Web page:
I disagree with Frumkin to the extent that donors, who are often quite vigilant about the activities of the nonprofit can, and often do change their priorities in giving, if they think that the mission of the organization is not being served. In this respect, I believe there is accountability in the sector. While control of agenda and accountability are problems and very real ones, they are not a mirage. There are structures of accountability that keep nonprofits from abusing the trust of the people they serve. While there is no one mechanism that can stop this abuse, I believe that as an overall system, taken together – with IRS, private audits, annual reports, donor vigilance can all keep the nonprofit in check.
2. Frumkin points out that philanthropy is private in scope and in agenda setting and this makes it problematic, since its impact is public. Also, he adds that philanthropy is different from other forms of private consumption in three ways:
a. It has tax breaks associated with it
b. Its impact on others
c. Power symmetries that result when one person or institution gives money to another person or institution
In these respects, philanthropists can act on their own free will and impact the public, through their private initiative. This giving as a very private agenda setting is considered undemocratic.
While this is true and Foundations can set agendas that go directly against government policies – think of George Soros in Eastern Europe for example – inherently, this can be considered democratic, in that it is free speech. While in the U.S. this is protected constitutionally, as long as it does not incite violence or is clearly illegal. The process itself is democratic and is just one of the rights given to a citizen. When it starts to subvert the system significantly, in terms of undermining systems of government or the constitution that is when it becomes undemocratic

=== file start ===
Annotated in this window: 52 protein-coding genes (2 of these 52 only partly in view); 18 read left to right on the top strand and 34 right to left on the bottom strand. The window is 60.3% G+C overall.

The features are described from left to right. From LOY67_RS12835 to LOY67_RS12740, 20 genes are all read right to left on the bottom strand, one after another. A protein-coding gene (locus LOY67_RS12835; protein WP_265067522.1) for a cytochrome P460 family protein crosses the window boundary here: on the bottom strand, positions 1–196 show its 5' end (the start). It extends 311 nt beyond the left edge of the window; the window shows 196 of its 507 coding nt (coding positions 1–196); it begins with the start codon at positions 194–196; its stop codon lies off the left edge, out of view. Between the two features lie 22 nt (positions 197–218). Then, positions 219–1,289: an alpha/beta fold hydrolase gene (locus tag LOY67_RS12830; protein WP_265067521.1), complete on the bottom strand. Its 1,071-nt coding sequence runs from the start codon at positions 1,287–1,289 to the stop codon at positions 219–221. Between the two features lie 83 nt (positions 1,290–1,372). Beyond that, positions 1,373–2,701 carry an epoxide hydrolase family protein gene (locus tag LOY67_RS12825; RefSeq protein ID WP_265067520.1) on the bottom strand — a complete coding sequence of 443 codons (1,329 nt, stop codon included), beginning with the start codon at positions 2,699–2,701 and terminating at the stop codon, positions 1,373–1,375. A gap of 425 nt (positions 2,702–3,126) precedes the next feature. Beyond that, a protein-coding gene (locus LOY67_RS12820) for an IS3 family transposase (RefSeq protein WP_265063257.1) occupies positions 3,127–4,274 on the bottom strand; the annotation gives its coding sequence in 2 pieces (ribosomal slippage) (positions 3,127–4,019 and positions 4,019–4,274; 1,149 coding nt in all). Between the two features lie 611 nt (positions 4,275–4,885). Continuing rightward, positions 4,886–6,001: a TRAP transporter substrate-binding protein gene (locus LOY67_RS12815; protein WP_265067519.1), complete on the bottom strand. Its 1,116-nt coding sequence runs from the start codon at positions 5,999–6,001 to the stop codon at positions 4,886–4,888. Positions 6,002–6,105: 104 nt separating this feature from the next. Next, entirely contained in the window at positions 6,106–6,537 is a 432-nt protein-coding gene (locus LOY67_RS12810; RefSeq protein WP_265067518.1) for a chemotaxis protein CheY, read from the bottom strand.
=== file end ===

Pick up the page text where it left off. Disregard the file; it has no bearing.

3. The question of accountability: Given that philanthropists are not held accountable in the same way as is an elected official is, this can be considered an unaccountable system.
I argue that conversely, if one considers that ultimately the philanthropist is bound by social, legal and cultural norms and also audits by IRS, this system does show some level of accountability – though of a different kind. This is not the direct accountability structure that is prevalent in a participative democracy, but one of indirect checks and balances. While private foundations may have more leeway and freedom in doing what they please, other nonprofits are not as free. Also, one must remember that effectiveness, accountability and legitimacy are the three factors that he mentions as being at the heart of many debates in philanthropy. These are unresolved issues and will perhaps remain so, as long as philanthropists continue to do what they are doing. The question in my mind, is not whether philanthropy is democratic or not, but whether the organizations that philanthropists fund are true to their mission and do what they set out to do- with integrity, compassion and care.
Frumkin Peter. Strategic giving – The Art and Science of Philanthropy. The uni of Chicago Press. Chicago. 2006